One way in which colours are categorized is according to the temperatures at which materials emit them, when heated in a vacuum. The phenomenon of warm things emitting light can be observed readily: for instance, when a bar of iron is heated from red, to orange, to yellow, to white. Some of the key colours photographically are those akin to the light of the sun around noon (about 5500Â° Kelvin) and the light from incandescent bulbs (about 3300Â° K). Just as with the heated iron bar, the hotter the light source, the ‘cooler’ the temperature appears: ranging from reds and oranges at low temperatures up to greens and blues. This can be a bit confusing, since the colours artists describe as ‘warm’ are actually produced by low temperatures, and vice versa.
Virtually all digital cameras have the ability to adapt to different colour temperatures. This is important because our eyes generally make the correction automatically. Looking at a scene under fluorescent lights, it doesn’t seem as green to us as it really is – and will appear on film or an uncalibrated digital sensor. Exactly how you set the white balance on your camera varies by model and manufacturer, but it is worth checking the manual over.
In addition to being used to correct for the dominant type of lighting in a scene, colour balance can be set so as to create a desired look that may not have been present in the original scene. For example, intentionally using the white balance for warm light (low temperature) in a scene with cool light (high temperature) exaggerates the cool light in the scene. As a result, you get a very cool looking photo like this one. By contrast, intentionally using the white balance for cool light (high temperature) in a scene that already has fairly warm light will exaggerate the warm light, as with this photo.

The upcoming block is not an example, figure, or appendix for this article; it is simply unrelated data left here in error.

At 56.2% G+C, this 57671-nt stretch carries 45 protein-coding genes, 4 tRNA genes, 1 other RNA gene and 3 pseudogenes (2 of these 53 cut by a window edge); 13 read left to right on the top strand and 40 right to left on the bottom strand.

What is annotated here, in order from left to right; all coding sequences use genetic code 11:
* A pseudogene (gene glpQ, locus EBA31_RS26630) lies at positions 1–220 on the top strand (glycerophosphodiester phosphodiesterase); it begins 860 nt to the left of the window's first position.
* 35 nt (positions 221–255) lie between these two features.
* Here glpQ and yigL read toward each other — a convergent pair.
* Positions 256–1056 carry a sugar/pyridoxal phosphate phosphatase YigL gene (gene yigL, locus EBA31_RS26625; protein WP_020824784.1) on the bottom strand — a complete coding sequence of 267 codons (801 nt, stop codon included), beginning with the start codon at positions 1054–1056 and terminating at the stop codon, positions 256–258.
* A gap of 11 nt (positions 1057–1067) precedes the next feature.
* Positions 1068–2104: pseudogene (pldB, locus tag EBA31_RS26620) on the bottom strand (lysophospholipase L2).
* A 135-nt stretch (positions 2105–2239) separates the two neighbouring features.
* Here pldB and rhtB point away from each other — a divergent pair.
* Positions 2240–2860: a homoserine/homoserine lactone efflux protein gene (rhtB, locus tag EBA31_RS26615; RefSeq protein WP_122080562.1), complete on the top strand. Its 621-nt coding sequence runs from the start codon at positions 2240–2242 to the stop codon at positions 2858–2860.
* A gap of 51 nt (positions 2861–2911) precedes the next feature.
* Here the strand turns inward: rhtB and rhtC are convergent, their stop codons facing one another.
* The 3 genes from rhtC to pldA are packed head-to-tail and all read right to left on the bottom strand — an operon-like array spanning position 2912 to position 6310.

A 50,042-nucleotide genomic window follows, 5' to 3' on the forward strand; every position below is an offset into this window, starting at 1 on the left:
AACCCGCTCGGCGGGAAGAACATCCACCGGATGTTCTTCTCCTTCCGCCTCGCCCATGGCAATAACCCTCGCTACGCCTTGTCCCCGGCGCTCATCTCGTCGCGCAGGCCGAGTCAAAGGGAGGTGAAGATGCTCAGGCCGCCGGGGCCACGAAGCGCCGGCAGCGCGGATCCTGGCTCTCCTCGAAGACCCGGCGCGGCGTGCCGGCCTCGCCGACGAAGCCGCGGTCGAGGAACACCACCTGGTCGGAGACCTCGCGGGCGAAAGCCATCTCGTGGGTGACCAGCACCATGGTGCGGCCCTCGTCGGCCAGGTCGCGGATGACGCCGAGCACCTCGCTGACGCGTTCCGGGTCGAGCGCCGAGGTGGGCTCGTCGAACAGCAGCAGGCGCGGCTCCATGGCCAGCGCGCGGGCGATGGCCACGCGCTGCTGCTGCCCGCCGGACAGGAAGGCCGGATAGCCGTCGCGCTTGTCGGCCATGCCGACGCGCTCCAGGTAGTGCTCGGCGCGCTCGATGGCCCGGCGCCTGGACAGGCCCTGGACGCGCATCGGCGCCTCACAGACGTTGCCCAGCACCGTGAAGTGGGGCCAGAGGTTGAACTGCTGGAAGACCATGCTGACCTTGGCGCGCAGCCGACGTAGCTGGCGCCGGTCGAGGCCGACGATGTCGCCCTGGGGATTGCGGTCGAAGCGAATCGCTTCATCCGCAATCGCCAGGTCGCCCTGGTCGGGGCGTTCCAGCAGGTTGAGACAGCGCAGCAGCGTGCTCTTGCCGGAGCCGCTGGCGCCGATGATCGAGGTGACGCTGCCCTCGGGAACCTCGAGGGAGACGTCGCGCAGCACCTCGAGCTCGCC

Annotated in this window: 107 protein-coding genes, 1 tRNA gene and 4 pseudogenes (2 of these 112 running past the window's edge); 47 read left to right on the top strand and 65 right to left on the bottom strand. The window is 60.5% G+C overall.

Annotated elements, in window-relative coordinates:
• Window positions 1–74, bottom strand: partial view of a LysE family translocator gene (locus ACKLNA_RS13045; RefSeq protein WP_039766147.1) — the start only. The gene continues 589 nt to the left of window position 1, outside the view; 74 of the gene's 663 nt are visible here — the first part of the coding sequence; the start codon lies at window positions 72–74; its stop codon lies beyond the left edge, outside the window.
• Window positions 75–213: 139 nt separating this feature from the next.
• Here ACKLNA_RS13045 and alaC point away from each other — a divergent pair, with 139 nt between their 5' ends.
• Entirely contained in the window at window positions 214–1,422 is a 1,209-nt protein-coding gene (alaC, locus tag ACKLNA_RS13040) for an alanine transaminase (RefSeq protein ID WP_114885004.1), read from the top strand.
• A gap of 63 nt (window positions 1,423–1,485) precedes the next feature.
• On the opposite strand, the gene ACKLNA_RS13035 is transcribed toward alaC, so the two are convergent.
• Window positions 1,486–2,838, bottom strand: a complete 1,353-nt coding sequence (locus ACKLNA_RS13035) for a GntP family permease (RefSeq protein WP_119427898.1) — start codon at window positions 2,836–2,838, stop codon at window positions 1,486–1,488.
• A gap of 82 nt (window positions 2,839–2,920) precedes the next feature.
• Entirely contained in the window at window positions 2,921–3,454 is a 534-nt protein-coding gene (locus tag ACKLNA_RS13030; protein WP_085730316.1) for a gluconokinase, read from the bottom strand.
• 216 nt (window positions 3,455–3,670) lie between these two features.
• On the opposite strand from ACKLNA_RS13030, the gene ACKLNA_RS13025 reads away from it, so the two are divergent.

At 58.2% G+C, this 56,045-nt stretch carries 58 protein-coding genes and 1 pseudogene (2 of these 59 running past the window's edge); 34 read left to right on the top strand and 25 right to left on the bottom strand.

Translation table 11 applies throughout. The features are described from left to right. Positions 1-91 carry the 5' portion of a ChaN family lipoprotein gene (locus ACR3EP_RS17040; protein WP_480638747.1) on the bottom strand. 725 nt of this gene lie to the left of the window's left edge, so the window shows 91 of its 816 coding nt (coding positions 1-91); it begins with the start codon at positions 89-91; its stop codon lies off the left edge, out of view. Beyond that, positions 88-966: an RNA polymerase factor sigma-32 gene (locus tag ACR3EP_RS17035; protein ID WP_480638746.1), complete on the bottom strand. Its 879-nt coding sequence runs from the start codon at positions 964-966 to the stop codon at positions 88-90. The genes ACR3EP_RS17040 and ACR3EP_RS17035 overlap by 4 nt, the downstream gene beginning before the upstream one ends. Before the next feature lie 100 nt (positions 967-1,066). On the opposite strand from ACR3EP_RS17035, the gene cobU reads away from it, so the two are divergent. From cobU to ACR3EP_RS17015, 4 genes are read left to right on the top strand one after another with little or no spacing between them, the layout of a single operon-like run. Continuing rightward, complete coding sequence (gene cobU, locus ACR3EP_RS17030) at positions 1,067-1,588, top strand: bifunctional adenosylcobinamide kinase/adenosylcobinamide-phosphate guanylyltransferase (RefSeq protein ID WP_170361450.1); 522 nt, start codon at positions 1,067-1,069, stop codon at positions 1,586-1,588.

For users of Canon cameras, here is an easy way to try this out:
- First, head out on a cold winter’s day and find a wintery looking scene.
- Then, go into the white balance setting for your camera. If you have a point and shoot camera, this is normally done by setting the control dial on your camera to ‘P,’ then pressing the ‘Func. Set’ button in the middle of the wheel on the back. Scroll down once and you should be in the white balance menu. Press the ‘right’ button until you have ‘Tungsten’ selected.
- If you have a digital SLR, there is usually a dedicated white balance button on the back, labelled ‘WB.’
- Shoot the winter scene with that setting, and you will get a cool blue looking result.
- Secondly, try shooting a warmish scene (such as one taken around sunset outside) with the camera set to ‘Cloudy.’ That will make it look even warmer, which is sometimes attractive.
When you choose a colour balance setting on your digital camera, you are telling it how to process the raw data from the sensor into a JPG image. Since the raw data isn’t normally retained, this is an irreversible choice (though it is possible to approximate a white balance change using software like Photoshop). For cameras capable of recording the data from the sensor as a RAW file, you will be able to select whatever white balance you like after the photo has been taken. Thanks to CHDK, a great many Canon cameras (including inexpensive point and shoot models) can be given this capability.
Incidentally, the matter of what wavelength of light is emitted by objects of different temperatures is a key part of the physics of climate change. One neat thing about science is the way you often run into aspects of one field that are relevant somewhere very different.